Adam Lipton is a senior wealth adviser and shareholder at Truepoint Wealth Counsel, a Cincinnati-based wealth management firm. Lipton advises families and professional athletes, strategizing, structuring and managing portfolios with a minimum value of $3 million.
Who are your main clients?
Our clients include multigenerational families with portfolios north of $100 million. I also work with NFL athletes at different stages of their careers.
How do these players come to work with you?
We’ve developed a relationship with a sports agent over time, and he’s now one of our clients. He refers some of his clients to us. I’m the same generation as most of them, which creates a relatable connection. I also have a lot of knowledge about the demands and expectations placed on these athletes.
What’s the biggest misconception about an NFL player’s net worth?
It’s a myth that players earn enough to support themselves for the rest of their lives after even a few years in the NFL. On any given game day, a team is dressing 53 players, of which the people earning massive contracts may be 10.
The average NFL player is going to have a career of three to four years, maybe a bit more depending on the position they play and their skill level. The income they can make in that period can be significant, but the window is small.
What about sponsorship deals and roles as on-air commentators?
Consumer recognition is a key factor that drives sponsorship deals. Positions like quarterback, running back, wide receiver and maybe ends and linebackers have the most visible impact on the field. The higher a player’s profile, the more attractive they are to sponsors. An offensive or defensive lineman in the trenches doesn’t attract the same fan appreciation.
What are your priorities when advising pro athletes?
The majority of these players will need to go on to some other career. That’s something we talk about early on to help them think about life planning. A lot of players earn an average salary of less than $2 million. Consider that they may earn that for three years, of which a significant portion is taxed. They may retire with $3 [million] to $6 million at the age of 25 to 30 — which is not as significant as it might sound, unless they seek alternative income sources after their playing careers. Responsible budgeting and portfolio management, rather than a glamorized lifestyle, become paramount.
What’s your investment approach with these clients?
We take a three-bucket approach: an operating account, a reserve account and a long-term account. We allocate one year of spending needs in their operating account and two to three years of spending needs in the reserve account. Anything beyond that, we think about as long-term, investable funds with a more aggressive profile.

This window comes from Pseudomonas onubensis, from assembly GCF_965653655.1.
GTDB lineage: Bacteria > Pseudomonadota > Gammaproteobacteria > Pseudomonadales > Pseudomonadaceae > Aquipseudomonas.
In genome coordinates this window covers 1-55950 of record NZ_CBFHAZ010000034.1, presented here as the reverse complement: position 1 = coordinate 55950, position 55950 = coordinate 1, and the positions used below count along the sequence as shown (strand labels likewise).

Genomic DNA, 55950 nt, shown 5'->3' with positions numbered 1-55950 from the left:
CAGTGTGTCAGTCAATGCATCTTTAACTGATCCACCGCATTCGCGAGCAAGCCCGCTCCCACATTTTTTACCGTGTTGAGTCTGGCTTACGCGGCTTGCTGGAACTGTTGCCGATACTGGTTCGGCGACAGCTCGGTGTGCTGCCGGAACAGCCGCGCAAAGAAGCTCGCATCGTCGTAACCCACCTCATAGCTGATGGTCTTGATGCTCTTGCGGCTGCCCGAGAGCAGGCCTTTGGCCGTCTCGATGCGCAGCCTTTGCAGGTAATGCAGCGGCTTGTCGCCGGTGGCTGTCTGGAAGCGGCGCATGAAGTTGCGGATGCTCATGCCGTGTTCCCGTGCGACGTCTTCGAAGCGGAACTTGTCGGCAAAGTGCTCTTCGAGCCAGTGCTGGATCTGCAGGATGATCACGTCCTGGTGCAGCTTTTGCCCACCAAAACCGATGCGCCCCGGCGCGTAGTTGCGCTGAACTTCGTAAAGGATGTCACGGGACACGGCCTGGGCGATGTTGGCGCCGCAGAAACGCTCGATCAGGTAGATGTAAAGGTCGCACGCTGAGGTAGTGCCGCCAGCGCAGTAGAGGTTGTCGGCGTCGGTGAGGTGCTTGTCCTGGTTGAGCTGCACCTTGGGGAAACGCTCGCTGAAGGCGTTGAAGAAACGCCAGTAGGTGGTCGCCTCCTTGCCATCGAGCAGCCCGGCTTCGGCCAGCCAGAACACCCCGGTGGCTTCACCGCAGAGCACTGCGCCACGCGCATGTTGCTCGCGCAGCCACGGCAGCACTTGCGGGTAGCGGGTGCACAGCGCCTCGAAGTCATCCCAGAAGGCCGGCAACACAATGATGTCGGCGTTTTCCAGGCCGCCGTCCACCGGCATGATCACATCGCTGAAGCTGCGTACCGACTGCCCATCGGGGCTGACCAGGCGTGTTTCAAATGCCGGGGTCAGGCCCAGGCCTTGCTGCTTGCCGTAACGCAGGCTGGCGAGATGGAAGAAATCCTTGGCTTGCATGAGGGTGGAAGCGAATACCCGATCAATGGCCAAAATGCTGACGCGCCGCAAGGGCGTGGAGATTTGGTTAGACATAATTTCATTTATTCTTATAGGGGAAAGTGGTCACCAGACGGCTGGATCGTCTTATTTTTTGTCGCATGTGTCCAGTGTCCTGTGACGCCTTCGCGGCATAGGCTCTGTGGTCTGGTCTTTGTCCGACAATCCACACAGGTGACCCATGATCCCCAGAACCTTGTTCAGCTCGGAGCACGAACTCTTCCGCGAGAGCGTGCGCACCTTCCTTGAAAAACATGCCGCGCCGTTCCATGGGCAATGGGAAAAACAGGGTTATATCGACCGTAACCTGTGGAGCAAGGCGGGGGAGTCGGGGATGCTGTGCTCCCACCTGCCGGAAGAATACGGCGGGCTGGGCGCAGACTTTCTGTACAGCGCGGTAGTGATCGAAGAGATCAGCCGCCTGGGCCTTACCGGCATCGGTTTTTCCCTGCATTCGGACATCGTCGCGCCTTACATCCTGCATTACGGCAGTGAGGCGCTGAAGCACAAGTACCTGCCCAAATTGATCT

The operating account is holding cash— money markets, something with no risk profile and interest rate earnings. The reserve bucket is more stable, short-term investments, typically bond investing. The long-term investment is heavily, if not entirely, a stock-based portfolio with an eye on the long term.
The underlying investment philosophy is a passive-mutual-fund and exchange-traded-funds strategy that is much more fact- and evidence-based than discretionary. We are not using stock picking or market timing.
The risk of their careers ending abruptly is significant. We want to ensure they’ve got access to capital that is not highly volatile, that they can use to bridge the gap between professional sports and the next phase.
What’s the most common investment mistake pro athletes make?
One of the biggest risks is they get approached by family members and friends with investment opportunities that might not be brought to the average investor. These guys are viewed as uniquely positioned to invest in projects that do not have a risk profile that makes sense for them. Many of them come from lower means, if not poverty, and they have a desire to help elevate their communities out of those environments. Investing in friends and family members makes them feel good. We have to help them understand the risk to their financial well-being, especially if they haven’t established a solid base, a portfolio and net worth that is conducive to their long-term success.
Do your clients seek your guidance in vetting family and friend investments?
I wish they always did. Unfortunately, we often learn about decisions after the fact. It happened recently where a client chose to make a significant investment with a family member, which forced us to scramble to make it as viable as possible. We had to free up capital, which has implications on the diversified nature of the portfolio. We also had to create legal entities — in this case a couple of different LLCs to ensure any liability associated with the investment has limited impact on him and his portfolio.